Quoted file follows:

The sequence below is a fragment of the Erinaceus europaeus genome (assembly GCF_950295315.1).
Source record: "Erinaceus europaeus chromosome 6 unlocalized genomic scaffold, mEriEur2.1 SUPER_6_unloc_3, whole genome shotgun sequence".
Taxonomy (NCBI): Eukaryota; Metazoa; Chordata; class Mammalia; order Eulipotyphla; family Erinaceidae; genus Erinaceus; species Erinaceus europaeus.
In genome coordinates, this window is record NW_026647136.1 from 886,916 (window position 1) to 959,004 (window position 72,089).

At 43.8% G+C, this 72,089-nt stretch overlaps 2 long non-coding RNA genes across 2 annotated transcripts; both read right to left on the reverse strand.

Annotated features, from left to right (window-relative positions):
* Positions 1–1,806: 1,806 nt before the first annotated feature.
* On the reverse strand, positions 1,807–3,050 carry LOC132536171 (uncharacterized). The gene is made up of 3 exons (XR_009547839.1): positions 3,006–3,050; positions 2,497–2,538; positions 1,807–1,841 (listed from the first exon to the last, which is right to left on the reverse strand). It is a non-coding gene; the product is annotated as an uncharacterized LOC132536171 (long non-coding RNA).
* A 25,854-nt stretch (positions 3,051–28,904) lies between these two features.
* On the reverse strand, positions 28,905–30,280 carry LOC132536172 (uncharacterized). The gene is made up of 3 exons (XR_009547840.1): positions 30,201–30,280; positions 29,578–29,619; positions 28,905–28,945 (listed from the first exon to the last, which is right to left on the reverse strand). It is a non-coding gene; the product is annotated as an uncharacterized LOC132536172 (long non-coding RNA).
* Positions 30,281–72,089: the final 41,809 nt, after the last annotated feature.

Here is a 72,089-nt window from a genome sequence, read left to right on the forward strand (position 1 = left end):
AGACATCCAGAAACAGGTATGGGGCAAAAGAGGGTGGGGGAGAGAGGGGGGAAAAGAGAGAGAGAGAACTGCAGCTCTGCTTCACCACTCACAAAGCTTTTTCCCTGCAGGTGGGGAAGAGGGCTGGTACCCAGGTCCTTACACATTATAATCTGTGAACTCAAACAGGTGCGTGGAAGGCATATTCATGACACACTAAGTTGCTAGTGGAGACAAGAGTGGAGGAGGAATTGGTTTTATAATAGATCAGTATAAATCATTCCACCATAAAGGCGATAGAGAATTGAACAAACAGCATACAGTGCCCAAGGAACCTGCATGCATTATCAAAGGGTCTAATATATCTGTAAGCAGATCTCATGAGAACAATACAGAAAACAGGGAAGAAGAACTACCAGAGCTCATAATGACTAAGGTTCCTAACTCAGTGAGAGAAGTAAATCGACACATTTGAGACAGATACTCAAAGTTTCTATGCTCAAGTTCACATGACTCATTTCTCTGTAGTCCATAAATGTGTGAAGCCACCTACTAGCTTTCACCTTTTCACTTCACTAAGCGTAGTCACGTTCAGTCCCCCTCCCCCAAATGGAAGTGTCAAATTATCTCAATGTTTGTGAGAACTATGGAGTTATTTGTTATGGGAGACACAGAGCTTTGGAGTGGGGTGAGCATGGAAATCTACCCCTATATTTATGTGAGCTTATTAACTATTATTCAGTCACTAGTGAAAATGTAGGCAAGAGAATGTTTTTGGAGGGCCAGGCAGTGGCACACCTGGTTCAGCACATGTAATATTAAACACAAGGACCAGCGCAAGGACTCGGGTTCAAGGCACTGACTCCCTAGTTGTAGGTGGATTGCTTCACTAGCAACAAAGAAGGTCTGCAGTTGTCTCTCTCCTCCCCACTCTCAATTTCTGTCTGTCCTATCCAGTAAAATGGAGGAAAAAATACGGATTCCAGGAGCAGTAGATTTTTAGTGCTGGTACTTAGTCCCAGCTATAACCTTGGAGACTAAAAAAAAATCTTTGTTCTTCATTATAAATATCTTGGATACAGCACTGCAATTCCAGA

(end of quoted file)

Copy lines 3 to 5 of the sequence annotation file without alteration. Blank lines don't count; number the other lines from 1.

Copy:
Taxonomy (NCBI): Eukaryota; Metazoa; Chordata; class Mammalia; order Eulipotyphla; family Erinaceidae; genus Erinaceus; species Erinaceus europaeus.
In genome coordinates, this window is record NW_026647136.1 from 886,916 (window position 1) to 959,004 (window position 72,089).

At 43.8% G+C, this 72,089-nt stretch overlaps 2 long non-coding RNA genes across 2 annotated transcripts; both read right to left on the reverse strand.